Nonstereotypical minister works to heal community's heart
By Renee Field, For The Taos News
With his ponytailed graying hair, cowboy boots and well-worn New York Yankees cap, Pastor Stephen Wiard is not your stereotypical Methodist minister. But the unsung hero, pastor of El Pueblito Methodist Church and director of Shared Table, is convinced that his brand of ministry is just what is needed in Taos, and there are many in our community who would agree.
Stephen came to Taos after spending most of his life in eastern Kansas as a high school teacher, a state legislator and a part-time rural pastor. He already knew Taos from trips he had taken here, and once he moved here for good, he found it to be a perfect fit.
"There is a good spirit here," he said, and, since he arrived, he's been working to make that spirit even better. "I believe strongly in a social gospel. Service to the community is an important witness of the church."
The Shared Table is probably the best known of Stephen's commitments to the community.
"There is a lot of poverty here," he said, and Shared Table is one of the ways he helps address the community's needs.
Shared Table provides a food-pantry distribution twice a month, on the second and fourth Wednesdays at 11 a.m. at the El Pueblito Church.
"We try to provide the basics -- food, of course, but we also give out health-care items, like toothbrushes and toothpaste, or even school supplies."
Supplies are sometimes donated by individuals or businesses, sometimes purchased by Shared Table for distribution. Shared Table helps in other ways, depending on the needs of the community.
When Taos school children were expected to show up in uniform this fall for the first time, Stephen learned that a couple of children were staying home from school because their parents simply couldn't afford the new clothes. With permission from the parents, Stephen loaded the children in his car, took them shopping, and didn't stop until they were each outfitted in the new clothes that would meet the school district's requirements. Not content to stop there, he took a check for $100 from Shared Table to Joanne Ortiz, principal of Enos Garcia Elementary, to be used for other children who might be in the same situation.
Children are important to Stephen, and one of his more recent gifts to the community is a program called "FAR OUT for Kids." He established the program with the help of the Community Against Violence (CAV). It seeks to provide children ages 6-11 "a couple of hours of positive adult time" each Wednesday afternoon. FAR stands for "Fun, Art and Reading." Currently, 8 to 10 children are taking advantage.
Stephen has "grown weary" of the memorial services for young people in the community. After he helped organize the memorial service for Erik Sanchez, who was killed at the Rio Grande Gorge Bridge, the pastor decided he had to act on behalf of the children, and FAR OUT was born.
"Maybe if we can give them positive direction early, we can have fewer of those memorial services," he said.
Stephen also encourages youngsters to become part of the solution to community problems. As part of the "Empty Bowl Project," Stephen visited Taos school children in their classrooms, teaching them about hunger and homelessness. The children then had the opportunity to become part of the solution. They each made bowls that were later auctioned to help raise money for the needy.
Besides his community outreach work, Stephen is a busy pastor at his church. El Pueblito, the little church with the turquoise cross on Paseo Del Pueblo Norte, has been both a Texaco gas station and the El Pueblito Bar and Café. It is now home to one of the fastest growing congregations in Taos.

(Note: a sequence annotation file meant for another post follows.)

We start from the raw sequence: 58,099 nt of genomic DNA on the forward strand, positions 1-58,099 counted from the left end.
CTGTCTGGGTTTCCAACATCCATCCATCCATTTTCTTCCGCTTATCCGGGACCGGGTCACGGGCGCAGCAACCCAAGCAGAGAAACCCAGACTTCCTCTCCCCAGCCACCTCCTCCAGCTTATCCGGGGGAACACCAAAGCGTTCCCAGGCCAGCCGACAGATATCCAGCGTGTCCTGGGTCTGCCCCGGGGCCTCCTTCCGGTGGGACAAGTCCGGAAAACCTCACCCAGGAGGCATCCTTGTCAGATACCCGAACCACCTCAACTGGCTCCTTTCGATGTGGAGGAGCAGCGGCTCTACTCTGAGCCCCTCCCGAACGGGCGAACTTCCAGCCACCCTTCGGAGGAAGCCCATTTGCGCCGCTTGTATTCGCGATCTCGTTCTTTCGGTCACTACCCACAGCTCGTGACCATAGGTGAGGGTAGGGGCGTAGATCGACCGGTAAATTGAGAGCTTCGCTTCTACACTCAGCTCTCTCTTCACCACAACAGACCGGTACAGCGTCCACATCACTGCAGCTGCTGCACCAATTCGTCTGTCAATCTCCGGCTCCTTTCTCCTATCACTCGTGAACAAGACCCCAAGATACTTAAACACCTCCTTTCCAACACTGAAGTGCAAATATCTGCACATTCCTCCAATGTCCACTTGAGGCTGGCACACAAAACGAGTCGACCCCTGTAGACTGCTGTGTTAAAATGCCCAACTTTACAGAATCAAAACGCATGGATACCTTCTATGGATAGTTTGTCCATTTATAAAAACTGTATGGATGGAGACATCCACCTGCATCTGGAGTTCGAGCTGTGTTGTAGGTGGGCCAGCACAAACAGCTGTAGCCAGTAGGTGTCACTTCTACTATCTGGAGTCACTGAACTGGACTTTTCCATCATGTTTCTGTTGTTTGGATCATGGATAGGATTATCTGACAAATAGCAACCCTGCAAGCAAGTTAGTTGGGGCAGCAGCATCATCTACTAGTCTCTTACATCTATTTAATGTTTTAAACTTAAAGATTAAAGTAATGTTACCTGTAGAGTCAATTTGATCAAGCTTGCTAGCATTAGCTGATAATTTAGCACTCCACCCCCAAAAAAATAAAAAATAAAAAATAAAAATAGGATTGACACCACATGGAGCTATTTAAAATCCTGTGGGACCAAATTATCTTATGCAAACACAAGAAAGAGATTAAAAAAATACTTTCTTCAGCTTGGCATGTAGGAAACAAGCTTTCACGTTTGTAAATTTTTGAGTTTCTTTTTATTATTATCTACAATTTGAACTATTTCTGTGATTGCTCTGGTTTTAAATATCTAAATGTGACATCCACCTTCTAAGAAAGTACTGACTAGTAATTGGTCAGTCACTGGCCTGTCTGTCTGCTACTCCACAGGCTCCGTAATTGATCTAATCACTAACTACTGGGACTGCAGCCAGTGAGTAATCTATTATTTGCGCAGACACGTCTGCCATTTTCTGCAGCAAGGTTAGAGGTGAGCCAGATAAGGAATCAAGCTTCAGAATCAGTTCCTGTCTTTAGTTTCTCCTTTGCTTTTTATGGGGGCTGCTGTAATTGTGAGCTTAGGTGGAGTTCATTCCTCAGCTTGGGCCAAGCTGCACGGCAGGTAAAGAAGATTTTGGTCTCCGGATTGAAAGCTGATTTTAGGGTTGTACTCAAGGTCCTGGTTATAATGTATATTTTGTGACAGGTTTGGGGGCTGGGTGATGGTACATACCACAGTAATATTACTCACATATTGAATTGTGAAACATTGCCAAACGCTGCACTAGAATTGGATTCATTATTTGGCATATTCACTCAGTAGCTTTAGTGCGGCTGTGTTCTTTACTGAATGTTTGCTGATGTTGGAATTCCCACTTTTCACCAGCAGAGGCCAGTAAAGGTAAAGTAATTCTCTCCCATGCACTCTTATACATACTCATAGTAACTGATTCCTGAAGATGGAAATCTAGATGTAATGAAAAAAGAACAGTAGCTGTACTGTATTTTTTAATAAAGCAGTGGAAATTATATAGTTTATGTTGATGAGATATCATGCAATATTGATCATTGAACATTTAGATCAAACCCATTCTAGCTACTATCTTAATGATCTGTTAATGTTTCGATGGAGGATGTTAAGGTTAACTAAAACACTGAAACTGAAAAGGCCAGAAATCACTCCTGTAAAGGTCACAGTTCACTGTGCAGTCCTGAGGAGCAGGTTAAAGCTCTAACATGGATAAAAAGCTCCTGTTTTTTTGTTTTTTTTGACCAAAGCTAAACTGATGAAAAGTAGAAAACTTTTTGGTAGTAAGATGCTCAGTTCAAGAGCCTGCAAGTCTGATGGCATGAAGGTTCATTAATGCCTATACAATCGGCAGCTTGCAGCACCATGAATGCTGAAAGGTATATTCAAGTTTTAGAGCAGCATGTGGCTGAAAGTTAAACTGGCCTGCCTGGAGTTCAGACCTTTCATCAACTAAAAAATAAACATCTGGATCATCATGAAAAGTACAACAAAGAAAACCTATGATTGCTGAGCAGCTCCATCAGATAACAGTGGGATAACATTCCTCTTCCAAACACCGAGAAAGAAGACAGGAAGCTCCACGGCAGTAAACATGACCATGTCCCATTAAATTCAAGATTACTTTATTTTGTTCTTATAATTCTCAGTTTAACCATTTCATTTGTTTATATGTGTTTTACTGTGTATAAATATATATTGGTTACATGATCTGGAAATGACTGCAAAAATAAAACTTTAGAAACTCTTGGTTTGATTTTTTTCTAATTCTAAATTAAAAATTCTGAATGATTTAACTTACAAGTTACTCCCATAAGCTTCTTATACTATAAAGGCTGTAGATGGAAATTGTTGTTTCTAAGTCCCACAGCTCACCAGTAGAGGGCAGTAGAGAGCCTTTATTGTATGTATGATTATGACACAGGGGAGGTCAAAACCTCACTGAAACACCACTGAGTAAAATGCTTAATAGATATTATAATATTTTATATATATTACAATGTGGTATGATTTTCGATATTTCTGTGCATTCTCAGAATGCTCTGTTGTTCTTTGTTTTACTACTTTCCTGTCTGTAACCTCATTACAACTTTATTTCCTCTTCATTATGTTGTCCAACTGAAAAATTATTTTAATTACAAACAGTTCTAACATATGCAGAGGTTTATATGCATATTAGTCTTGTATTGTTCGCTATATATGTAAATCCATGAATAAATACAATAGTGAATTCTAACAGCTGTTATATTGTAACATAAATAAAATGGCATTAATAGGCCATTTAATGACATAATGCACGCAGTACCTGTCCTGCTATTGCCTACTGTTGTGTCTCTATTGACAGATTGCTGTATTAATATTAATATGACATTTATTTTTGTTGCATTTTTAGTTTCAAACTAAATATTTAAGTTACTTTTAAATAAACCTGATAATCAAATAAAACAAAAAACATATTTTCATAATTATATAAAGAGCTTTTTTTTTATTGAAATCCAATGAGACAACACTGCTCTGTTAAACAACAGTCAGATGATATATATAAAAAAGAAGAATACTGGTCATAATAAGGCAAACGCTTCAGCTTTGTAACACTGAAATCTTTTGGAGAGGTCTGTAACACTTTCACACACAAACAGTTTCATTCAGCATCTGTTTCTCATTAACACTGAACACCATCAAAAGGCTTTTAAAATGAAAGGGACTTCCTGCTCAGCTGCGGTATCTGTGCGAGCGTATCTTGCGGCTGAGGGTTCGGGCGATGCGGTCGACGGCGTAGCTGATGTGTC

"Physically, the building is getting a little small," he said. "We had around 60 in church on a recent Sunday, and it was just about full."
Stephen stresses that the church is a welcoming one.
"God's word," he said, "is about love and acceptance," about opening the doors wide without judgment. Stephen also likes to quote theologian Karl Barth, who advocated preaching with "the Word of God in one hand and the daily newspaper in the other."
"That made a lot of sense to me," he said, his blue eyes twinkling. "Still does. It's about balance," he said, about bringing the Word of God into the real lives of people.
Stephen loves to preach. Preaching without notes, he uses Scripture but links the lessons to real life.
"I'm a strong believer in experiential theology," he said. He likes to mix it up a bit, too, like the time four years ago when he rode his horse to church and preached a sermon right from the saddle, a la the circuit-riding preachers of old. Still fondly remembered by both pastor and congregation, that experiment resulted in a once-a-month outdoor service in the summer, something everyone looks forward to.
"I like to preach good news," Stephen stresses. "People get enough bad news the other six days. I also think that if someone is bold enough to come to the church, they should be uplifted."
He calls El Pueblito "the church of the second chance," and encourages people to try it. "It's a comfortable church, with wonderful music and local art on the walls."
This tireless community crusader takes time to enjoy life, as well. With two grown children and a granddaughter, plenty of friends, and "branch offices" at some of the coffee shops around town, Stephen knows how to bring balance to his busy life.
"I work hard, but I believe in playing hard, too. My cup gets empty and has to be filled up again, like everyone elses," he said.
Stephen believes the greatest work the church can do is to "be involved in the community and meet the needs of the people." But unlike some pastors who simply say those words from the pulpit on Sundays, unsung hero Stephen Wiard lives his words and "walks his talk" seven days a week, helping to heal the heart of the community.
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© Karen Mitchell